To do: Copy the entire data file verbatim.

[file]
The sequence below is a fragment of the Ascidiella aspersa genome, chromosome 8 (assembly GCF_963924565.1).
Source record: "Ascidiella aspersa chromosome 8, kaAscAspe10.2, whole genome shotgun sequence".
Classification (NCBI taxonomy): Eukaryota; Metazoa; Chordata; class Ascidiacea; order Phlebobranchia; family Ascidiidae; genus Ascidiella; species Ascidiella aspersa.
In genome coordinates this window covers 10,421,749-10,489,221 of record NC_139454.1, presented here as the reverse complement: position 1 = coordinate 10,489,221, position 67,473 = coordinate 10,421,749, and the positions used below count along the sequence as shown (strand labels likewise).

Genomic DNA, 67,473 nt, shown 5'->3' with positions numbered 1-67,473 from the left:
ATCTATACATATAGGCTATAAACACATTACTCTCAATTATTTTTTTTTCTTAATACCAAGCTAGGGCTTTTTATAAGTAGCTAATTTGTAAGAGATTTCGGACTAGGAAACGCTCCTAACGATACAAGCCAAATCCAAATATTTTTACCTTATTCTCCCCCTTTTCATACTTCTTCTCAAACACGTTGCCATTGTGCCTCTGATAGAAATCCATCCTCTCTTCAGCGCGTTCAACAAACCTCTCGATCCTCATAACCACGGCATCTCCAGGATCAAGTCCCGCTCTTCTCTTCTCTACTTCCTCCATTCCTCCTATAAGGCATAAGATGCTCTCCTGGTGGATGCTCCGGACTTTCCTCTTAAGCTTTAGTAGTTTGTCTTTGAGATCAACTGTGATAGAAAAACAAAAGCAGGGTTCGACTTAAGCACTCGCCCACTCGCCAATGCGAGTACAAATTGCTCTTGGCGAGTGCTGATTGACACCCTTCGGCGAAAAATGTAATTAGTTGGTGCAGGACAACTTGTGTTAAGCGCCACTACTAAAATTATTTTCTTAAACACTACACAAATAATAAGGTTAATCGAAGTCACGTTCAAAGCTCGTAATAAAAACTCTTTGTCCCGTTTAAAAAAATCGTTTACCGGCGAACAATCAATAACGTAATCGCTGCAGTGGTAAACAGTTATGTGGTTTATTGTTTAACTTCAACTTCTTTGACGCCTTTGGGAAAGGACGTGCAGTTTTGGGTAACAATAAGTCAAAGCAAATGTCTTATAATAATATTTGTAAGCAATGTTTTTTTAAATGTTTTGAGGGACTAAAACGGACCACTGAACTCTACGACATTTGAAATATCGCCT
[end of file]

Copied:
The sequence below is a fragment of the Ascidiella aspersa genome, chromosome 8 (assembly GCF_963924565.1).
Source record: "Ascidiella aspersa chromosome 8, kaAscAspe10.2, whole genome shotgun sequence".
Classification (NCBI taxonomy): Eukaryota; Metazoa; Chordata; class Ascidiacea; order Phlebobranchia; family Ascidiidae; genus Ascidiella; species Ascidiella aspersa.
In genome coordinates this window covers 10,421,749-10,489,221 of record NC_139454.1, presented here as the reverse complement: position 1 = coordinate 10,489,221, position 67,473 = coordinate 10,421,749, and the positions used below count along the sequence as shown (strand labels likewise).

Genomic DNA, 67,473 nt, shown 5'->3' with positions numbered 1-67,473 from the left:
ATCTATACATATAGGCTATAAACACATTACTCTCAATTATTTTTTTTTCTTAATACCAAGCTAGGGCTTTTTATAAGTAGCTAATTTGTAAGAGATTTCGGACTAGGAAACGCTCCTAACGATACAAGCCAAATCCAAATATTTTTACCTTATTCTCCCCCTTTTCATACTTCTTCTCAAACACGTTGCCATTGTGCCTCTGATAGAAATCCATCCTCTCTTCAGCGCGTTCAACAAACCTCTCGATCCTCATAACCACGGCATCTCCAGGATCAAGTCCCGCTCTTCTCTTCTCTACTTCCTCCATTCCTCCTATAAGGCATAAGATGCTCTCCTGGTGGATGCTCCGGACTTTCCTCTTAAGCTTTAGTAGTTTGTCTTTGAGATCAACTGTGATAGAAAAACAAAAGCAGGGTTCGACTTAAGCACTCGCCCACTCGCCAATGCGAGTACAAATTGCTCTTGGCGAGTGCTGATTGACACCCTTCGGCGAAAAATGTAATTAGTTGGTGCAGGACAACTTGTGTTAAGCGCCACTACTAAAATTATTTTCTTAAACACTACACAAATAATAAGGTTAATCGAAGTCACGTTCAAAGCTCGTAATAAAAACTCTTTGTCCCGTTTAAAAAAATCGTTTACCGGCGAACAATCAATAACGTAATCGCTGCAGTGGTAAACAGTTATGTGGTTTATTGTTTAACTTCAACTTCTTTGACGCCTTTGGGAAAGGACGTGCAGTTTTGGGTAACAATAAGTCAAAGCAAATGTCTTATAATAATATTTGTAAGCAATGTTTTTTTAAATGTTTTGAGGGACTAAAACGGACCACTGAACTCTACGACATTTGAAATATCGCCT